So Wilson waged a huge campaign trying to bypass the Senate and get the American public on his side - hello, bully pulpit! - but failed, and the US never did enter the League. Wilson had a stroke (it was often his wife acting for him for his last 16 months in office), and other members of his cabinet got more of a free hand.
At the same time, with war's end, there was great economic and social turmoil - continued inflation with all the wartime spending, which could not be halted without a big economic contraction. Under the gold standard, inflation was a huge practical problem for the government because it meant gold was flowing out of the country, and it weakened the national credit as it made lenders much more skeptical of their future repayment. Across the world, there were mass strikes as workers were constantly under threat of wages not keeping up with prices, as well as race riots in the US.
But it was also another missed opportunity - unions in the US had gotten a new level of political recognition and role, but were still not really legalized. AG Palmer had been friendly to organized labor before his elevation. There could have been a different political settlement, a Wagner Act 15 years early. But instead there was a return to union-busting (federal action against the rail and steel strikes of 1919 confirming this) and they were left out in the cold once more. The Palmer Raids, Red Scare, etc. were part of this.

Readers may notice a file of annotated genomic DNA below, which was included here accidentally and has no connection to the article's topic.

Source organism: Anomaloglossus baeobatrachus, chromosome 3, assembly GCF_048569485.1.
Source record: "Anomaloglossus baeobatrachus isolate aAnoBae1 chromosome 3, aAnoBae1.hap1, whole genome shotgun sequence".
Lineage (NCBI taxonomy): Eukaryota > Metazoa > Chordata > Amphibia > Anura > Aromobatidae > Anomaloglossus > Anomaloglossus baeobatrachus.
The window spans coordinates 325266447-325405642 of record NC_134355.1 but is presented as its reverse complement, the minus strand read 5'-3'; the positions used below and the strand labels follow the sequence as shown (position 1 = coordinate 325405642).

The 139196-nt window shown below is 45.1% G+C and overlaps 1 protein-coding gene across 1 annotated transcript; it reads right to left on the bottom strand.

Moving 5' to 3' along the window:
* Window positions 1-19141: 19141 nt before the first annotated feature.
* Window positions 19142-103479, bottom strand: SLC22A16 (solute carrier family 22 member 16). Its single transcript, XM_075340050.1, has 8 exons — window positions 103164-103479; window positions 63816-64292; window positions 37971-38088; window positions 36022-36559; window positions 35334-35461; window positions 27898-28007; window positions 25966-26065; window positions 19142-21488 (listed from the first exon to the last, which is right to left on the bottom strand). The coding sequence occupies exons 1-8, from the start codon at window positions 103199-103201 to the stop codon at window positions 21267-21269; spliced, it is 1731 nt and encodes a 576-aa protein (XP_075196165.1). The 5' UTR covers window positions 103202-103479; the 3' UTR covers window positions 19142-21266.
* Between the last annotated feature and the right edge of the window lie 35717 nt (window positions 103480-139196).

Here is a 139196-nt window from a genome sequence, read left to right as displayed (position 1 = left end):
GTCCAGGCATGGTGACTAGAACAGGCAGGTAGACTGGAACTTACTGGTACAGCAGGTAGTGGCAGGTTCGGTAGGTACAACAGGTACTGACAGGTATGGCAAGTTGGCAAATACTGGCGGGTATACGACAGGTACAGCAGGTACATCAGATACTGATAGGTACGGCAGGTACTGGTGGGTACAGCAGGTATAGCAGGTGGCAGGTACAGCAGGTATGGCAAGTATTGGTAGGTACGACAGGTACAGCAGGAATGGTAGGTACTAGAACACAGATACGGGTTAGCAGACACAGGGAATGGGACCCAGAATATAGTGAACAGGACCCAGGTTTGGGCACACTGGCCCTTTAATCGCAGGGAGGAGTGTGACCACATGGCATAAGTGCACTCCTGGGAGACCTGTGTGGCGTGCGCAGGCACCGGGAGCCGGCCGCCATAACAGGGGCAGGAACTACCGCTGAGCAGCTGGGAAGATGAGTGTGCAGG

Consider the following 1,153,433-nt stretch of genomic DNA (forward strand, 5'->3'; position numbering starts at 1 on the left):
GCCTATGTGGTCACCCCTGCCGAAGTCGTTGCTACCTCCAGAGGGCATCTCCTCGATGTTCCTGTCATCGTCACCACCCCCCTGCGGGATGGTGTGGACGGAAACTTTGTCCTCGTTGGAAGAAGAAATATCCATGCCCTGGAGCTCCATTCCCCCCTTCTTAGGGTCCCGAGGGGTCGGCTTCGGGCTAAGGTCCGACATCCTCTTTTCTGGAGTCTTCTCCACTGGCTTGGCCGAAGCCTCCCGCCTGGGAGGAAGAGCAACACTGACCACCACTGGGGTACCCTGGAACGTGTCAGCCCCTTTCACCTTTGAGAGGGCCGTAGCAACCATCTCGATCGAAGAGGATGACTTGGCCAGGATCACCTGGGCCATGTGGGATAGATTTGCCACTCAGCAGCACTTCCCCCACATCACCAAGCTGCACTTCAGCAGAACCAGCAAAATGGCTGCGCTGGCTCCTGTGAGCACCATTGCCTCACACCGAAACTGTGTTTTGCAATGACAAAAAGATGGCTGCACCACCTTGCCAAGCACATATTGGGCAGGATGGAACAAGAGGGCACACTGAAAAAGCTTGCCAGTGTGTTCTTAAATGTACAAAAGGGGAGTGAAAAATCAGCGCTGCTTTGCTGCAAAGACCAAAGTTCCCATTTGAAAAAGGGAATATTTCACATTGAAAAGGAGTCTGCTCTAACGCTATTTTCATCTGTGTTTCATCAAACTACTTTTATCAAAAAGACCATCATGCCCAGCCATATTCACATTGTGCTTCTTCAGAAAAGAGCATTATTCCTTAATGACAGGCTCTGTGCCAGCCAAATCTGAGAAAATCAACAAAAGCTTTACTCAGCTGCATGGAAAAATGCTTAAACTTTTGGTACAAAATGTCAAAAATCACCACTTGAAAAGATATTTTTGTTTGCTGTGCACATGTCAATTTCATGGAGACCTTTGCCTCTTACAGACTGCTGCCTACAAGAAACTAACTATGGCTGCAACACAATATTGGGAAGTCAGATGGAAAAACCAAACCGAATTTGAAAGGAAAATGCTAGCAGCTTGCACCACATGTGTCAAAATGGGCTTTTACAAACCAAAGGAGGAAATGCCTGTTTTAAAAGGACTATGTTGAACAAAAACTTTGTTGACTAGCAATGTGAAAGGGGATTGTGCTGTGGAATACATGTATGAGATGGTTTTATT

I assume another reason there was such a delay in hiking interest rates, given prevailing norms, was that nobody wanted to be politically responsible for the recession that would result, and if possible waited for other countries to take the lead. The US eventually started it in January 1920, hiking interest rates way up: prices collapsed, with wages following several months later; lower prices of course greatly harmed small farmers, who were a precariat for years to come (helping fuel the KKK). Europe was to follow this deflationary path (next chapter).
The Democrats bore the brunt politically, with Harding beating the Democratic nominee Cox by a 26-point margin, and the Republicans winning a supermajority of the House. But Tooze emphasizes the Republicans, who would be in the White House the rest of the decade, were not isolationists but "triumphant nationalists", who were willing to intervene muscularly - if unilaterally - on the world stage. They also didn't really care that their policies would slow European recovery, with tariff hikes reducing European export power, and hawkish interest rate policy and a new influx of gold choking off the extension of international credit from New York.
Tooze never mentions the flu epidemic or, in this chapter, women's suffrage; I'm curious how all that played into these years.
Also, don't miss the sincerely-meant "even the progressive New Republic opposed the treaty"!
Everybody seems to love Pokemon Go. This made it sound appealing-ish.